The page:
Motivation

Which Five Powerful Self-Beliefs Motivate Donald Trump?

You love him or hate him, but do you know what motivates billionaire Trump?

Posted Aug 24, 2015

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Donald Trump
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Understanding motivated behavior minimally requires a conscious awareness of our self-beliefs. These beliefs are not political or religious sentiments and don’t include things such as how you like your eggs cooked, or if you think reading is a more effective learning strategy than watching television. Instead, self-beliefs drive our judgments of personal ability and form the benchmarks we use to assess the quality of the outcomes we achieve.

People have dozens of self-beliefs including appraisal of their overall competency, attributions concerning the reasons for success or failure, and how they see themselves in relation to the external world. Self-beliefs influence the goals we set, the tasks we embrace, the strategies we use, and ultimately what we accomplish.

Billionaire Donald Trump embodies controversy. Some people passionately support him likely because his espoused views closely align with their own beliefs, cultural values, and expectations of a presidential candidate. Others hold Trump in contempt and criticize his brazen statements because they conflict with their ideology and their perception of behavior incumbent of a world leader. I neither endorse nor reject Trump’s qualifications and candidacy. Instead, as an educational psychologist and researcher specializing in motivation, I seek to understand which self-beliefs account for the direction and intensity of Trump’s motivation and political ambition.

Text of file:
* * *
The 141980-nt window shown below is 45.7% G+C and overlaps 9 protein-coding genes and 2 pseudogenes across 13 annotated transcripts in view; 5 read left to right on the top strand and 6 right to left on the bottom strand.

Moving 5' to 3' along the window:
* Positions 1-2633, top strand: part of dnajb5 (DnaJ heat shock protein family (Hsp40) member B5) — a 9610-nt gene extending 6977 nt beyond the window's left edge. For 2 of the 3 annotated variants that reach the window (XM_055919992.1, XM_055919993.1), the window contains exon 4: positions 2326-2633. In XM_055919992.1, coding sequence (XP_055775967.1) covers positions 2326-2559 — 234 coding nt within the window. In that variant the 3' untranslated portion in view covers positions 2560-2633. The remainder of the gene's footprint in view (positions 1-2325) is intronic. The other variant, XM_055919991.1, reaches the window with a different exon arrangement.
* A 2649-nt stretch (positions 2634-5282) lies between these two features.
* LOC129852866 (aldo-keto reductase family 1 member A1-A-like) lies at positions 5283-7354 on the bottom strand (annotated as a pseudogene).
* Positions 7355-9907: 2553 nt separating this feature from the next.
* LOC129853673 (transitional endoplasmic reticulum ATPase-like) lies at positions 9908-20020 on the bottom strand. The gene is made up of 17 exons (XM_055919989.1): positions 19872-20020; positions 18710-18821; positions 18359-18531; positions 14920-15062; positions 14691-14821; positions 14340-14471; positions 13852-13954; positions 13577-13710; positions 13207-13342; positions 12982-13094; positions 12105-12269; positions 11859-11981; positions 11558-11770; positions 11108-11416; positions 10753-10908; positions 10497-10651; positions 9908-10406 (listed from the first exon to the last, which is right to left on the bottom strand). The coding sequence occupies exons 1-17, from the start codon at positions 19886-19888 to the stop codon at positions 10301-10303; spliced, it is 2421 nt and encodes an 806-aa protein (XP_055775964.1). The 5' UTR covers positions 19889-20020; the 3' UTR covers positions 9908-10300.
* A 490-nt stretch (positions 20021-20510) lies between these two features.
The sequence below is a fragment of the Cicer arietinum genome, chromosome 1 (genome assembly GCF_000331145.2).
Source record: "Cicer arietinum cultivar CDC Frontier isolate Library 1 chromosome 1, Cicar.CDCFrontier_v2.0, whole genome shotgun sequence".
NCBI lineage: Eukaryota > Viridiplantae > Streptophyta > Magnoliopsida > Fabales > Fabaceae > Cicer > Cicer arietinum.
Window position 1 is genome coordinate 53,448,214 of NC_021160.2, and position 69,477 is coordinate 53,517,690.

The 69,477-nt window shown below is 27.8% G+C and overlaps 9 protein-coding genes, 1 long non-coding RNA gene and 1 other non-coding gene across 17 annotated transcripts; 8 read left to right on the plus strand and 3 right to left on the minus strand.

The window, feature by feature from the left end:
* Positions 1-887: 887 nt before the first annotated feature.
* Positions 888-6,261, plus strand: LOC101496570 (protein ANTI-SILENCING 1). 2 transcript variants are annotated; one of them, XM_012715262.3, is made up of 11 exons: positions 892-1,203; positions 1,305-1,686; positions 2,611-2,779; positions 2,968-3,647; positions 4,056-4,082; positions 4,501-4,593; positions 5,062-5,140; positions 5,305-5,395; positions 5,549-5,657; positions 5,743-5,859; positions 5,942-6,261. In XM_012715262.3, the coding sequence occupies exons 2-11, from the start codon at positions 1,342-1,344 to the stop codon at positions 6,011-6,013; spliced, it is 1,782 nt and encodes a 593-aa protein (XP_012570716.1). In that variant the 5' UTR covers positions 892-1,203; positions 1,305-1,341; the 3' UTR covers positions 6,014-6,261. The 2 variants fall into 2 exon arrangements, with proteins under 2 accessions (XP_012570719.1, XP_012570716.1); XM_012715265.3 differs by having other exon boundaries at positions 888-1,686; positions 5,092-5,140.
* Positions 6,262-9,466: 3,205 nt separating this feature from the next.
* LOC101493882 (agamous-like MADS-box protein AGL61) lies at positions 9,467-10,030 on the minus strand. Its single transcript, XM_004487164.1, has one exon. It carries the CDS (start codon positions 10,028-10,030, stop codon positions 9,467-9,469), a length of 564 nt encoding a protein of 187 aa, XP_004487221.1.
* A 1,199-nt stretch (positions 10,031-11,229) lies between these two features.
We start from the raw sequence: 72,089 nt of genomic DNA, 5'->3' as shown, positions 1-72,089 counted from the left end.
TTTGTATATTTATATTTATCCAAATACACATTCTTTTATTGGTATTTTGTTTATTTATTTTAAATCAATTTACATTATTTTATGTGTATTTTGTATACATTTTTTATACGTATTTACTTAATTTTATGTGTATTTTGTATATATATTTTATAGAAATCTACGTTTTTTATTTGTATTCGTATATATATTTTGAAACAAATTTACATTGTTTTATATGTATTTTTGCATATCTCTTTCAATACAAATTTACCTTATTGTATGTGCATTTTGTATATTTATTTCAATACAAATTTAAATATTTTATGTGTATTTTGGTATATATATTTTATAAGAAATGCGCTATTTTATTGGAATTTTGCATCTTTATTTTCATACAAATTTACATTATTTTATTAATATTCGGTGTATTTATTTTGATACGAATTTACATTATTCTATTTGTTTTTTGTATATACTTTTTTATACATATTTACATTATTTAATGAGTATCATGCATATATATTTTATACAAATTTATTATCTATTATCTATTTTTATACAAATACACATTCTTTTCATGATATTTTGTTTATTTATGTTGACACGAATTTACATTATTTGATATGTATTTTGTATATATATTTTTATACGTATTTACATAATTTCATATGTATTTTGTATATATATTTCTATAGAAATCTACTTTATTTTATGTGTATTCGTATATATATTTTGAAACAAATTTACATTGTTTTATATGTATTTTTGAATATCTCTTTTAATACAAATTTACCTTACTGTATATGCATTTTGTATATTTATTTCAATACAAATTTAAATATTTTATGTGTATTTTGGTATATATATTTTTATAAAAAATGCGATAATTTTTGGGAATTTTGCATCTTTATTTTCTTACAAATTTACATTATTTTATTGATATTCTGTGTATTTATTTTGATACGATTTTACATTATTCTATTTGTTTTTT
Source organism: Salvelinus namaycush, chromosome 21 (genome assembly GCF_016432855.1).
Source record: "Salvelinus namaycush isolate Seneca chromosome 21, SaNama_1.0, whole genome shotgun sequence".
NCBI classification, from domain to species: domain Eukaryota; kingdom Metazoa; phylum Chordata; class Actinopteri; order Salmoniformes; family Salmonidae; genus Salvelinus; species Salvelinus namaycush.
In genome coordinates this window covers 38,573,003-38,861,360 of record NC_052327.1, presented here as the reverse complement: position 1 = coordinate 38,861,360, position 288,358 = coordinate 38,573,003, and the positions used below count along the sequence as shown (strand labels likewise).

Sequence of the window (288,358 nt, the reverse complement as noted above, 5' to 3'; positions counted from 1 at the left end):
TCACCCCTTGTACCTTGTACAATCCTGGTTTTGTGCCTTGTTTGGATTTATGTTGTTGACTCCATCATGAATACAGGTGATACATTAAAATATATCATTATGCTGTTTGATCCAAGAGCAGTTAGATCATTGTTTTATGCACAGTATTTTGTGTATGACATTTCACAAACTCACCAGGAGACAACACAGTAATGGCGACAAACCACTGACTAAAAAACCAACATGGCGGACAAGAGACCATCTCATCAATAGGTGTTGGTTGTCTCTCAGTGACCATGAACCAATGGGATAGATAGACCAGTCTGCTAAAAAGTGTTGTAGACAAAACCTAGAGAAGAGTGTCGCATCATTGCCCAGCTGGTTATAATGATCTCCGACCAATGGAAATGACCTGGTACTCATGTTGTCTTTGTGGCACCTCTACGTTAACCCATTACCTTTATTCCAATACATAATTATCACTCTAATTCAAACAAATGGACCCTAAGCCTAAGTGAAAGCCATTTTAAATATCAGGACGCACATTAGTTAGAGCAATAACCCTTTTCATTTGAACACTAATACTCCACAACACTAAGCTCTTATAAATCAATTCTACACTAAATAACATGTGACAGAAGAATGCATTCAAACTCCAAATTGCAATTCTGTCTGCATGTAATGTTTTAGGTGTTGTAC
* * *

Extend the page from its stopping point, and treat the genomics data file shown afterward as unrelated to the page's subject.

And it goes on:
Dr. Bobby Hoffman
The behavioral influence process
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Analyzing beliefs starts with accurate measurement of each belief.  However, measuring self-beliefs is a slippery slope for at least three reasons.  First, many self-beliefs operate automatically, below our direct level of consciousness.  Second, people, even those with a keen sense of self-awareness, often struggle describing the precise meaning of their own beliefs.  Third, many individuals who accurately identify their beliefs are biased by the perceived need to be politically correct and display socially desirable behaviors (excluding  Donald Trump).  Considering the interpretive liabilities of self-reported beliefs, psychologists often turn to observation and lexical analysis as a reliable means to identify the importance, meaning, and intention of written and spoken words. I use this approach below to examine and interpret comments by Mr. Trump during his recent speeches and television appearances.